“The data is pretty worrying,” said Paul Ashworth, US economist at Capital Economics. “US lending is shrinking dramatically in real terms, and we know from the Fed’s survey that banks want to tighten further. People are clamouring for higher rates but we think deflation is now the biggest threat. The idea that the Fed should tighten with unemployment soaring is preposterous,” he said. The jobless rate jumped from 5pc to 5.5pc in May.
In Britain, the Shadow Monetary Policy Committee – hosted by the Institute for Economic Affairs, and a refuge for UK monetarists – issued its own alert this week. The focus is on “adjusted M4”, which covers loans to “private non-financial corporations” and may offer the best insight into the health of British business.
The growth rate has dropped from 16.1pc a year ago to minus 0.5pc in April. It is the suddenness of the decline that matters most. The data reeks of recession. Professor Patrick Minford from Cardiff Business School called for an immediate rate cut, arguing that the credit crunch is a more powerful and long-lasting force than the oil inflation.
Professor Tim Congdon from the London School of Economics said the UK was lurching from boom to bust. “Real money growth is virtually nil. The British economy is taking a thrashing and it is going to get worse. Corporate money balances have contracted 3pc over the last three months, which is double digits on an annualised basis. This is a serious squeeze for companies,” he said.
Mr Congdon warned three years ago that surging M4 would lead to a “dangerous” bubble, which is what occurred. He now fears the MPC will react too late as the process goes into reverse.
Roger Bootle from Capital Economics said Britain could be facing a “real economic crisis and a financial collapse. The MPC does not have the luxury of waiting until all is absolutely crystal clear. By that time the bird will have flown.”
The eurozone is at a later stage of the credit cycle. Even so, house prices are collapsing in Spain, and falling in Germany and France. German industrial orders have dropped for the last six months in a row. A joint IFO-INSEE survey said eurozone growth had stalled to zero in the second quarter.
“Consumer lending has fallen off a cliff. It is contracting in real terms,” said Hans Redeker, currency chief at BNP Paribas. Core inflation has fallen from 1.9pc to 1.7pc over the last year.
Unlike the Fed, the European Central Bank keeps a close eye on money data (though not on real M1, now shrinking). It looks at the broader M3 figures. There is a raging debate in Europe over the signals now being sent by this indicator.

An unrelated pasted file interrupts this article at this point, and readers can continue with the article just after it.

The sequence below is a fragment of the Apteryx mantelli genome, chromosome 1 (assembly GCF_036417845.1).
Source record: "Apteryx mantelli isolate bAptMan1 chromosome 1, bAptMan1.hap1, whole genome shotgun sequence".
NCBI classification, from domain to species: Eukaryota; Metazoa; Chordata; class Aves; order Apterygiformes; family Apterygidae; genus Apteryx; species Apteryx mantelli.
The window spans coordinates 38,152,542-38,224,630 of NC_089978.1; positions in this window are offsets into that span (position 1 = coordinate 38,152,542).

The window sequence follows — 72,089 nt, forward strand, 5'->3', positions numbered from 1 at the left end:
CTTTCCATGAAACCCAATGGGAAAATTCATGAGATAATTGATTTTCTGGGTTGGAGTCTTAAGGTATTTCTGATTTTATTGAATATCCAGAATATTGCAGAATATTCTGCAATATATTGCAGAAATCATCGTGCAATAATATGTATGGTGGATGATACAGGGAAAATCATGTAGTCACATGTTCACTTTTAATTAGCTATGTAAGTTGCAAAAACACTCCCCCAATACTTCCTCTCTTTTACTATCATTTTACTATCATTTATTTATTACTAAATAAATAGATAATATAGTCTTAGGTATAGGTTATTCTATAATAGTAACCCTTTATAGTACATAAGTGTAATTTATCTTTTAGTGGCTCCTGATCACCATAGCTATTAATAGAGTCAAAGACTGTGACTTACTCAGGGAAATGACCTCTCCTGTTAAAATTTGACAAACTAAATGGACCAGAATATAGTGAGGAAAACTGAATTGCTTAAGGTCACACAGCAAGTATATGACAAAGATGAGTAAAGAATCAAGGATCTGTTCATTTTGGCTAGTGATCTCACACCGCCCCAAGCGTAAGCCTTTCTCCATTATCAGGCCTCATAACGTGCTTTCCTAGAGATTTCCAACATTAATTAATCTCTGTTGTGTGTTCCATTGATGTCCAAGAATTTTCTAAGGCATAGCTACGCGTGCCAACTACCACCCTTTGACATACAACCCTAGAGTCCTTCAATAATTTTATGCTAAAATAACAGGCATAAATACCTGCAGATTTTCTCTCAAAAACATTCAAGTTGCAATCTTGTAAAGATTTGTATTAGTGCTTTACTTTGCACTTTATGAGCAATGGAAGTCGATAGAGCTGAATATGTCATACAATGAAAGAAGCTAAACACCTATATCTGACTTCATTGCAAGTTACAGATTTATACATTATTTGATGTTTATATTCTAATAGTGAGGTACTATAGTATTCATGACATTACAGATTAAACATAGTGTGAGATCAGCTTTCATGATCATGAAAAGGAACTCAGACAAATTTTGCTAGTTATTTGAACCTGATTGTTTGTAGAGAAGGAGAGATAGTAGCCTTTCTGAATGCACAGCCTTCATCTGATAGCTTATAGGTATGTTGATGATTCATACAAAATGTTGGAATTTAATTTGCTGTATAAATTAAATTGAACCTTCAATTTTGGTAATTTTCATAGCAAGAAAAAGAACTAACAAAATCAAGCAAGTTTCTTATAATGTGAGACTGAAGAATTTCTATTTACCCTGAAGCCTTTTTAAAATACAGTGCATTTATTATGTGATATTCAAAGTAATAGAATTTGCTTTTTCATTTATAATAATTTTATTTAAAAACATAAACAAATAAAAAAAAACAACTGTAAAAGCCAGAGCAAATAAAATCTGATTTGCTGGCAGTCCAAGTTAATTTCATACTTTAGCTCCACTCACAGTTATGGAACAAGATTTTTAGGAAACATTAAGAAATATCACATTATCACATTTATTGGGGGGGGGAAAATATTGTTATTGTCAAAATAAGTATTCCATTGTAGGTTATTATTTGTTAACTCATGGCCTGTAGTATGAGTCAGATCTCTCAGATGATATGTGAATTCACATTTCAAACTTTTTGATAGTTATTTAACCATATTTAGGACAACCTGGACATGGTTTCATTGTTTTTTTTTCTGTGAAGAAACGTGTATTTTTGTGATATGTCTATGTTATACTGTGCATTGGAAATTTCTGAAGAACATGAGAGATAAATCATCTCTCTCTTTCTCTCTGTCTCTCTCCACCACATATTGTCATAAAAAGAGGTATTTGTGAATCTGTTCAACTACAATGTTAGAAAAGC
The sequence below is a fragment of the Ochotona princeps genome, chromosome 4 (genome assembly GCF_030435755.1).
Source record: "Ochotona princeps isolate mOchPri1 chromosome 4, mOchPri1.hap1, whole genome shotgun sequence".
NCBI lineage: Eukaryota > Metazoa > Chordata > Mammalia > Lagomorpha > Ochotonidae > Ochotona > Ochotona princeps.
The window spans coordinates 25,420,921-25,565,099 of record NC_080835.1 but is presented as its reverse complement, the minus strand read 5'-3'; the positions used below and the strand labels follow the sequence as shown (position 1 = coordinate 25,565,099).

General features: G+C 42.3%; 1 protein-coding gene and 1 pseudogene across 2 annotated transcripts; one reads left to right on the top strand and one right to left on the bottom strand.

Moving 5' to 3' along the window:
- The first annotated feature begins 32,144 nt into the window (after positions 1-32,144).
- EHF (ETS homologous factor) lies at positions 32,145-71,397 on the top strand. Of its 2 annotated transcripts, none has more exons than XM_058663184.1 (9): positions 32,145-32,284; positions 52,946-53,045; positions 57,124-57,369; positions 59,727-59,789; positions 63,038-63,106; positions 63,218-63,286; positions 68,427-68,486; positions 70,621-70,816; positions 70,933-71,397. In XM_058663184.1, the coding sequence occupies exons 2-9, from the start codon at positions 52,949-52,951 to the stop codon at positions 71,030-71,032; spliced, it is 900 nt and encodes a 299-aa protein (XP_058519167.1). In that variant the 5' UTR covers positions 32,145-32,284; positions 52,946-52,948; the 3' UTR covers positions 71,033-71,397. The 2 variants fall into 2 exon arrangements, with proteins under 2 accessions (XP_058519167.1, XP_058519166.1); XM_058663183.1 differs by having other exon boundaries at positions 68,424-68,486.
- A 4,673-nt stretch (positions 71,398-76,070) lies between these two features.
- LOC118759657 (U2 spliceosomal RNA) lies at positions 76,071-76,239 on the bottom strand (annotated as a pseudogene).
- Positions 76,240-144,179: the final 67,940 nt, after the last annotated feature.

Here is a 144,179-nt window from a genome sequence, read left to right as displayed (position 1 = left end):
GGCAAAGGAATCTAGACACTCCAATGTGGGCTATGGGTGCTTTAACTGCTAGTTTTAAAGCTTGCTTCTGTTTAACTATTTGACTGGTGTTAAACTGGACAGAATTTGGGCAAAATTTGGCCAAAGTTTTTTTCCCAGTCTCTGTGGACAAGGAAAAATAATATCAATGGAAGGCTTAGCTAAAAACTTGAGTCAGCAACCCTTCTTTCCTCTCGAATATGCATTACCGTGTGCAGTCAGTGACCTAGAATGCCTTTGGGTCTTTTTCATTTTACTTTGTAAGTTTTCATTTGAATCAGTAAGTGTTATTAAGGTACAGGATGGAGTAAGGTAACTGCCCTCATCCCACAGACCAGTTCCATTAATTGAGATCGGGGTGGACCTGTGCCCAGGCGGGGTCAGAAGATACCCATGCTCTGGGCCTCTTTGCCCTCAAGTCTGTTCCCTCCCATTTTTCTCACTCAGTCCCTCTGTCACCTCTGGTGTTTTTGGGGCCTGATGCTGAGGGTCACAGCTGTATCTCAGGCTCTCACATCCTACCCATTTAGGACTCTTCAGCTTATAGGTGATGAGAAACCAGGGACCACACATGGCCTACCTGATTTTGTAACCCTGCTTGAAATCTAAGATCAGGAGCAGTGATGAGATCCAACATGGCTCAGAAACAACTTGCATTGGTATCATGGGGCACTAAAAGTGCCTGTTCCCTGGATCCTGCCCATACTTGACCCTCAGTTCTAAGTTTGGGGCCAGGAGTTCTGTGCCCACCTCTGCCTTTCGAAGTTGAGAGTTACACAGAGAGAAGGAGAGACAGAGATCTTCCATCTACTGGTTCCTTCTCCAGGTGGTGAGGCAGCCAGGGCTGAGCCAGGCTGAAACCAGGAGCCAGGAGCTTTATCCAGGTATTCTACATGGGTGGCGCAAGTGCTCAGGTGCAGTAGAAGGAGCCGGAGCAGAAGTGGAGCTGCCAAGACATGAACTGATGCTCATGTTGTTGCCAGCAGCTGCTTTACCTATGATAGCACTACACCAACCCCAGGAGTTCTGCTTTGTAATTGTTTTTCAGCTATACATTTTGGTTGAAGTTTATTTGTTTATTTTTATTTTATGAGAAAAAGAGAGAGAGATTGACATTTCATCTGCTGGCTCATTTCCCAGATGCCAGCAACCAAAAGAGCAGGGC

The M3 growth is still 10.5pc, down from 11.5pc in January. However, the data has been badly distorted by the closure of the capital markets. Firms have been forced to draw down existing credit lines from banks, which shows up as M3 growth. (It is the same story with America’s M3 since the collapse of the Commercial Paper market).
“The credit lines are expiring. Companies cannot roll over loans. We are going to see the entire private credit multiplier go into a slowdown,” said Mr Redeker.
Jean-Claude Trichet, the ECB’s president, said last week that the M3 data “overstates the underlying pace of monetary expansion”. The ECB nevertheless pressed ahead with a rate rise to 4.25pc, setting off a storm of protest. This may go down as one of the most unwise monetary decisions of modern times.
The strain on eurozone banks is growing by the day. They bid a record $85bn (£43bn) at the ECB’s last auction for dollars. Only $25bn was available. The spreads on Euribor interbank lending are still at extreme stress levels.
Few disputes that “global inflation” is taking off. Over 50 countries now face double-digit price rises. Ukraine (29pc), Vietnam (27pc), and the Gulf states are out of control, with Russia (15pc), and India (11pc) close behind. China (7.1pc) is on the cusp. Interest rates are still below inflation across much of the emerging world. This is the driving force behind spiralling commodity prices.
The oil spike is already squeezing real wages in the Atlantic region. The debate is whether the Fed, Bank of England, and ECB should squeeze them further, trying to off-set energy rises with a deflationary bust in the rest of the economy. If and when oil peaks in this cycle, they may find inflation crashing faster than they dare to imagine.
The 9th Circle in Dante’s Inferno – starring Judas and Brutus – is a frozen lake. Cold can be more frightful than heat. “Blue pinch’d and shrined in ice the spirits stood,” (Canto XXXIII). Such awaits the victims of debt deflation.